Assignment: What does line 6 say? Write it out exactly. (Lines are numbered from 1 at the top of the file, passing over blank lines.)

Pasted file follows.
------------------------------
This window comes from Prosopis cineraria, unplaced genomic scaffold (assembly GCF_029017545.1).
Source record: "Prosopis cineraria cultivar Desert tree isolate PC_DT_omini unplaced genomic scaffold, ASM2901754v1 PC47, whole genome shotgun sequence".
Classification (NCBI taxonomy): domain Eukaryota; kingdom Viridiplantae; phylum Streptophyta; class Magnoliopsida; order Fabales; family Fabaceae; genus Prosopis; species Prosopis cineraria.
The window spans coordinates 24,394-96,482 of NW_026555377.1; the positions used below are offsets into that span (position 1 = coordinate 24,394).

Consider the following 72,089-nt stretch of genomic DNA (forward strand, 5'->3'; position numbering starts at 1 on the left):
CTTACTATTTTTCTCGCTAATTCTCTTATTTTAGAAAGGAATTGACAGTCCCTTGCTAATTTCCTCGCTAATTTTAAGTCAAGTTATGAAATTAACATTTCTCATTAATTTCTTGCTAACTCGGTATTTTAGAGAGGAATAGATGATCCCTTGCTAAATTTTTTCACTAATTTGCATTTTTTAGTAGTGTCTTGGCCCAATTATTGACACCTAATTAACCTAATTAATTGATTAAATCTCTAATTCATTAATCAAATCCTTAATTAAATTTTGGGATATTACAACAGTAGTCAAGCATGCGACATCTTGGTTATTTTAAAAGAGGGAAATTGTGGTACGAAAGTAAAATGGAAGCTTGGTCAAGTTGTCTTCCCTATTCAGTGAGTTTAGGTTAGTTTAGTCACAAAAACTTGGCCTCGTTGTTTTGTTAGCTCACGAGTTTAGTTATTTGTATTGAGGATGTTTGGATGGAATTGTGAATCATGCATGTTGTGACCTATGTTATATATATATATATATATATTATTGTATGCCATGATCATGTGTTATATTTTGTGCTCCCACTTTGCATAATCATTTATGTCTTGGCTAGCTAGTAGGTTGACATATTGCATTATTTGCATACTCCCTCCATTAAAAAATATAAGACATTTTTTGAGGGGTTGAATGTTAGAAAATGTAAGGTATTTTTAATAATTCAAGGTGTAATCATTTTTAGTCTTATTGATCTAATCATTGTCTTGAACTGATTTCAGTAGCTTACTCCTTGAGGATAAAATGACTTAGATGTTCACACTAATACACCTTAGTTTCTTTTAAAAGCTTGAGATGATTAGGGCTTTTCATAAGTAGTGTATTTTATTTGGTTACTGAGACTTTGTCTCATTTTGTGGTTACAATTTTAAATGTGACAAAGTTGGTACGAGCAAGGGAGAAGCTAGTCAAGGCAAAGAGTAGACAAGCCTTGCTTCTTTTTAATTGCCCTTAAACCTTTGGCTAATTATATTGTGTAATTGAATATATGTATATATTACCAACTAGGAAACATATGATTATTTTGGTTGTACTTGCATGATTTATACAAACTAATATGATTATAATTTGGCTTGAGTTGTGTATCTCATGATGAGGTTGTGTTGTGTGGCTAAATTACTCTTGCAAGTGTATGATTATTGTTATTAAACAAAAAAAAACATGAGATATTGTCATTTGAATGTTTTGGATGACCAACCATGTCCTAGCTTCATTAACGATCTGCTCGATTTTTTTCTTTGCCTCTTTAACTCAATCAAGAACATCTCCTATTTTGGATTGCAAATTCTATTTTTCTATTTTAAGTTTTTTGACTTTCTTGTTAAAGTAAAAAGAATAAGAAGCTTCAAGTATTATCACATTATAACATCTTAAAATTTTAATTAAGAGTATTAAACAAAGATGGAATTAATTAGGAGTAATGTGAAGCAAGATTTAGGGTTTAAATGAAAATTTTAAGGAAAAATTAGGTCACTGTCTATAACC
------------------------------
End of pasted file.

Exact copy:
CTTACTATTTTTCTCGCTAATTCTCTTATTTTAGAAAGGAATTGACAGTCCCTTGCTAATTTCCTCGCTAATTTTAAGTCAAGTTATGAAATTAACATTTCTCATTAATTTCTTGCTAACTCGGTATTTTAGAGAGGAATAGATGATCCCTTGCTAAATTTTTTCACTAATTTGCATTTTTTAGTAGTGTCTTGGCCCAATTATTGACACCTAATTAACCTAATTAATTGATTAAATCTCTAATTCATTAATCAAATCCTTAATTAAATTTTGGGATATTACAACAGTAGTCAAGCATGCGACATCTTGGTTATTTTAAAAGAGGGAAATTGTGGTACGAAAGTAAAATGGAAGCTTGGTCAAGTTGTCTTCCCTATTCAGTGAGTTTAGGTTAGTTTAGTCACAAAAACTTGGCCTCGTTGTTTTGTTAGCTCACGAGTTTAGTTATTTGTATTGAGGATGTTTGGATGGAATTGTGAATCATGCATGTTGTGACCTATGTTATATATATATATATATATATTATTGTATGCCATGATCATGTGTTATATTTTGTGCTCCCACTTTGCATAATCATTTATGTCTTGGCTAGCTAGTAGGTTGACATATTGCATTATTTGCATACTCCCTCCATTAAAAAATATAAGACATTTTTTGAGGGGTTGAATGTTAGAAAATGTAAGGTATTTTTAATAATTCAAGGTGTAATCATTTTTAGTCTTATTGATCTAATCATTGTCTTGAACTGATTTCAGTAGCTTACTCCTTGAGGATAAAATGACTTAGATGTTCACACTAATACACCTTAGTTTCTTTTAAAAGCTTGAGATGATTAGGGCTTTTCATAAGTAGTGTATTTTATTTGGTTACTGAGACTTTGTCTCATTTTGTGGTTACAATTTTAAATGTGACAAAGTTGGTACGAGCAAGGGAGAAGCTAGTCAAGGCAAAGAGTAGACAAGCCTTGCTTCTTTTTAATTGCCCTTAAACCTTTGGCTAATTATATTGTGTAATTGAATATATGTATATATTACCAACTAGGAAACATATGATTATTTTGGTTGTACTTGCATGATTTATACAAACTAATATGATTATAATTTGGCTTGAGTTGTGTATCTCATGATGAGGTTGTGTTGTGTGGCTAAATTACTCTTGCAAGTGTATGATTATTGTTATTAAACAAAAAAAAACATGAGATATTGTCATTTGAATGTTTTGGATGACCAACCATGTCCTAGCTTCATTAACGATCTGCTCGATTTTTTTCTTTGCCTCTTTAACTCAATCAAGAACATCTCCTATTTTGGATTGCAAATTCTATTTTTCTATTTTAAGTTTTTTGACTTTCTTGTTAAAGTAAAAAGAATAAGAAGCTTCAAGTATTATCACATTATAACATCTTAAAATTTTAATTAAGAGTATTAAACAAAGATGGAATTAATTAGGAGTAATGTGAAGCAAGATTTAGGGTTTAAATGAAAATTTTAAGGAAAAATTAGGTCACTGTCTATAACC